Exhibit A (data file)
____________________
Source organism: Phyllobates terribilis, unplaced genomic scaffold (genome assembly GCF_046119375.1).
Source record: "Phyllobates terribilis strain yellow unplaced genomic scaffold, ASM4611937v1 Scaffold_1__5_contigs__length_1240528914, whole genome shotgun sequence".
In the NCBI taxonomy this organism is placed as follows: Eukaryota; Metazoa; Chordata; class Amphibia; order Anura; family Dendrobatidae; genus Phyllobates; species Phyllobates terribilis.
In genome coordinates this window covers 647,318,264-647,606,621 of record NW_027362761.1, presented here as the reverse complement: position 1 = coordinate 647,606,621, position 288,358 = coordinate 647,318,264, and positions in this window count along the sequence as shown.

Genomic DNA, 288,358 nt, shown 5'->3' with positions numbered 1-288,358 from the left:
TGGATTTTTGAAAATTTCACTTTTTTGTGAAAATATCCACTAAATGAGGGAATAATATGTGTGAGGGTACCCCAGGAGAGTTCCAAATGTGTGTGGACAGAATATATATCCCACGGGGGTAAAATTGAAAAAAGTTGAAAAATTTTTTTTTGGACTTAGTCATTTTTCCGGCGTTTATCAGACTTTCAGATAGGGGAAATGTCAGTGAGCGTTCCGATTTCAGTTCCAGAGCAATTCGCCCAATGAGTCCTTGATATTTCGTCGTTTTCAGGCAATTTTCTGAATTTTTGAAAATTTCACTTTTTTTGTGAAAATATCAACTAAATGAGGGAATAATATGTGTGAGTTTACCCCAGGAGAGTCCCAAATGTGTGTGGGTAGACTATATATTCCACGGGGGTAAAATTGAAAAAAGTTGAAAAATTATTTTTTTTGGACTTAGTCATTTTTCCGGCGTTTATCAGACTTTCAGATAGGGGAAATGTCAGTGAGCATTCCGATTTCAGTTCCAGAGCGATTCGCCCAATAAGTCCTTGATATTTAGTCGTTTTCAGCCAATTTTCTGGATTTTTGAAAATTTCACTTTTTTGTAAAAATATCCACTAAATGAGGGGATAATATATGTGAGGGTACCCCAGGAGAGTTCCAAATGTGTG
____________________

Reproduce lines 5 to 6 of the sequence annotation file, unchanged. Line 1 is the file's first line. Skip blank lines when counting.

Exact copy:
Genomic DNA, 288,358 nt, shown 5'->3' with positions numbered 1-288,358 from the left:
TGGATTTTTGAAAATTTCACTTTTTTGTGAAAATATCCACTAAATGAGGGAATAATATGTGTGAGGGTACCCCAGGAGAGTTCCAAATGTGTGTGGACAGAATATATATCCCACGGGGGTAAAATTGAAAAAAGTTGAAAAATTTTTTTTTGGACTTAGTCATTTTTCCGGCGTTTATCAGACTTTCAGATAGGGGAAATGTCAGTGAGCGTTCCGATTTCAGTTCCAGAGCAATTCGCCCAATGAGTCCTTGATATTTCGTCGTTTTCAGGCAATTTTCTGAATTTTTGAAAATTTCACTTTTTTTGTGAAAATATCAACTAAATGAGGGAATAATATGTGTGAGTTTACCCCAGGAGAGTCCCAAATGTGTGTGGGTAGACTATATATTCCACGGGGGTAAAATTGAAAAAAGTTGAAAAATTATTTTTTTTGGACTTAGTCATTTTTCCGGCGTTTATCAGACTTTCAGATAGGGGAAATGTCAGTGAGCATTCCGATTTCAGTTCCAGAGCGATTCGCCCAATAAGTCCTTGATATTTAGTCGTTTTCAGCCAATTTTCTGGATTTTTGAAAATTTCACTTTTTTGTAAAAATATCCACTAAATGAGGGGATAATATATGTGAGGGTACCCCAGGAGAGTTCCAAATGTGTG